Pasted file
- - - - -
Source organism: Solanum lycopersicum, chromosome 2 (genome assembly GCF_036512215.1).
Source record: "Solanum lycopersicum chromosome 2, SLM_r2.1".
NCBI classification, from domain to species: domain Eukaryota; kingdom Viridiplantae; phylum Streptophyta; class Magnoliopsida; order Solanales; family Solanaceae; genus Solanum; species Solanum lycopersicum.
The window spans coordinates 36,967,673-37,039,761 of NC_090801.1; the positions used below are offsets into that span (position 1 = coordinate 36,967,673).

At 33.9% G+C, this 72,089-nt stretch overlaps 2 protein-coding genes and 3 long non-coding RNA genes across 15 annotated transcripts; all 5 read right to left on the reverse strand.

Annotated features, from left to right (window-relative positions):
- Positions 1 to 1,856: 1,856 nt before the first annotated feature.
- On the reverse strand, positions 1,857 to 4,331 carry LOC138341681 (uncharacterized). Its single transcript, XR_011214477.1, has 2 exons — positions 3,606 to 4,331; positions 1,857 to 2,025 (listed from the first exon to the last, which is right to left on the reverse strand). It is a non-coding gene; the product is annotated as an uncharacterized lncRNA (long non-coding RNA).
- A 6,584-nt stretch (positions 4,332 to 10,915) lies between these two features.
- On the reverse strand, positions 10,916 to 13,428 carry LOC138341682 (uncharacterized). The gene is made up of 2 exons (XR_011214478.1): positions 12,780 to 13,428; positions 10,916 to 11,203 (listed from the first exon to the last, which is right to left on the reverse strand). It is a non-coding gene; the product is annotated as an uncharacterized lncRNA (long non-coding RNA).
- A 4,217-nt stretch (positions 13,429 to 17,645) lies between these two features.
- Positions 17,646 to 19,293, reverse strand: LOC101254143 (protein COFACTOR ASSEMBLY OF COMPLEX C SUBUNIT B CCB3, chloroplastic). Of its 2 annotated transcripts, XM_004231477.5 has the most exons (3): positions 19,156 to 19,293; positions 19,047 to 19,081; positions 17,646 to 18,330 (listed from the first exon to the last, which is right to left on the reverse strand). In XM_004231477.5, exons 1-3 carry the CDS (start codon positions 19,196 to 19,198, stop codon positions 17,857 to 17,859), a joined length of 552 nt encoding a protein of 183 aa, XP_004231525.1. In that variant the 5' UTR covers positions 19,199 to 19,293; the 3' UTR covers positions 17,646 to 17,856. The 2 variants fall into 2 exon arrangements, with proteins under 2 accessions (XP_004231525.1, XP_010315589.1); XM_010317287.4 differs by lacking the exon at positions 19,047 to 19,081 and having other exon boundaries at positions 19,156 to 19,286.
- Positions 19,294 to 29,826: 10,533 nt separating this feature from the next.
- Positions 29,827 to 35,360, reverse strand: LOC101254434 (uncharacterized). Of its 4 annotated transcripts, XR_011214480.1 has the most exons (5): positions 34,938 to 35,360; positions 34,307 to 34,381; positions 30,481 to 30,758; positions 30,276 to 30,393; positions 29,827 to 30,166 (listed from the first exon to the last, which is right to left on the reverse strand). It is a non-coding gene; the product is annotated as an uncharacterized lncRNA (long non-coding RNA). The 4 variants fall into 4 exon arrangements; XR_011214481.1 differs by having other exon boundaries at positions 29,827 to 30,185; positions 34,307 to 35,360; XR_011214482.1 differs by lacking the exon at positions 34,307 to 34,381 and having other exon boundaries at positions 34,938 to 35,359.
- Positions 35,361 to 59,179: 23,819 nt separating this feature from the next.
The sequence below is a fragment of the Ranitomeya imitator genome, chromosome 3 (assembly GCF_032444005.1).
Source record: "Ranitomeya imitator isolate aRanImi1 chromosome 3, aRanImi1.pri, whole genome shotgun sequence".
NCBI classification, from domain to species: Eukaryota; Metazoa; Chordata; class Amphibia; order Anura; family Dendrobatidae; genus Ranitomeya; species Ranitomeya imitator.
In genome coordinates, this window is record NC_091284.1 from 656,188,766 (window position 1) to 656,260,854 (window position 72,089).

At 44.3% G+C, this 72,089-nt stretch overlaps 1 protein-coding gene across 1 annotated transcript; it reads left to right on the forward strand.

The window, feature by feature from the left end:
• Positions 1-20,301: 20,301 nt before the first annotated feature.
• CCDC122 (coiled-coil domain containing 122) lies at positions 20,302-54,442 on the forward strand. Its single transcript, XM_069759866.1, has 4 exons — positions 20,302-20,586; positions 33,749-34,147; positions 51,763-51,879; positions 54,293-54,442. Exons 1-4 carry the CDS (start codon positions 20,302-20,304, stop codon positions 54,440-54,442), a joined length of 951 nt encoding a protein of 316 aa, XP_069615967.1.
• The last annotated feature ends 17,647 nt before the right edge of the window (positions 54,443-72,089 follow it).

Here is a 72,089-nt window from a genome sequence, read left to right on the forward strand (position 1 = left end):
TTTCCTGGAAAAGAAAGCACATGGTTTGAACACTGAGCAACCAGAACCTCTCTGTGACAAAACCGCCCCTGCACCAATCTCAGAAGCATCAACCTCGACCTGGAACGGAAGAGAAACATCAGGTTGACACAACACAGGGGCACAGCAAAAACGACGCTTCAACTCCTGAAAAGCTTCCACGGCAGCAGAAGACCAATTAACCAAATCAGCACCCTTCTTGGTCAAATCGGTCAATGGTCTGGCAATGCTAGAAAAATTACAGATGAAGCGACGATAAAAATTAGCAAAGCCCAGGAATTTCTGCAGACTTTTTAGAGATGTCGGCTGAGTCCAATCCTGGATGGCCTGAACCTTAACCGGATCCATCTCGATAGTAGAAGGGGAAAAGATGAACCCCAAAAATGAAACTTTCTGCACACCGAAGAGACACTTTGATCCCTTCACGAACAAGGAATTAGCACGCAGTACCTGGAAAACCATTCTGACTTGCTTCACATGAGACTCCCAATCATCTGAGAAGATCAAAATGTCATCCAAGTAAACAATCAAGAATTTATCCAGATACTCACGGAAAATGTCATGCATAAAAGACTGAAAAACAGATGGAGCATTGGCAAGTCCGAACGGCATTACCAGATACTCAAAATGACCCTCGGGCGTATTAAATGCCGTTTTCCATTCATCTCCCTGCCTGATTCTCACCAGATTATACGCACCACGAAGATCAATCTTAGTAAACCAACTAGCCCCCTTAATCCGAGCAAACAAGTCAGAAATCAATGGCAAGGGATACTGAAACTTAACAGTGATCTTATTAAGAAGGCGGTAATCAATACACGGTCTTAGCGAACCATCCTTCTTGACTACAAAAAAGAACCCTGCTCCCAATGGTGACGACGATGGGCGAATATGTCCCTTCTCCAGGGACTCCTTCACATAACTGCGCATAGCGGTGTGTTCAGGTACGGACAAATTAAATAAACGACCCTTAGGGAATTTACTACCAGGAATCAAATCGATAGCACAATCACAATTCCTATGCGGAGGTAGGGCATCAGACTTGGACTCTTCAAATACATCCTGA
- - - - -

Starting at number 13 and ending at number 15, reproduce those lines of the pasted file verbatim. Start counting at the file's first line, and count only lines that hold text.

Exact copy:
- Positions 19,294 to 29,826: 10,533 nt separating this feature from the next.
- Positions 29,827 to 35,360, reverse strand: LOC101254434 (uncharacterized). Of its 4 annotated transcripts, XR_011214480.1 has the most exons (5): positions 34,938 to 35,360; positions 34,307 to 34,381; positions 30,481 to 30,758; positions 30,276 to 30,393; positions 29,827 to 30,166 (listed from the first exon to the last, which is right to left on the reverse strand). It is a non-coding gene; the product is annotated as an uncharacterized lncRNA (long non-coding RNA). The 4 variants fall into 4 exon arrangements; XR_011214481.1 differs by having other exon boundaries at positions 29,827 to 30,185; positions 34,307 to 35,360; XR_011214482.1 differs by lacking the exon at positions 34,307 to 34,381 and having other exon boundaries at positions 34,938 to 35,359.
- Positions 35,361 to 59,179: 23,819 nt separating this feature from the next.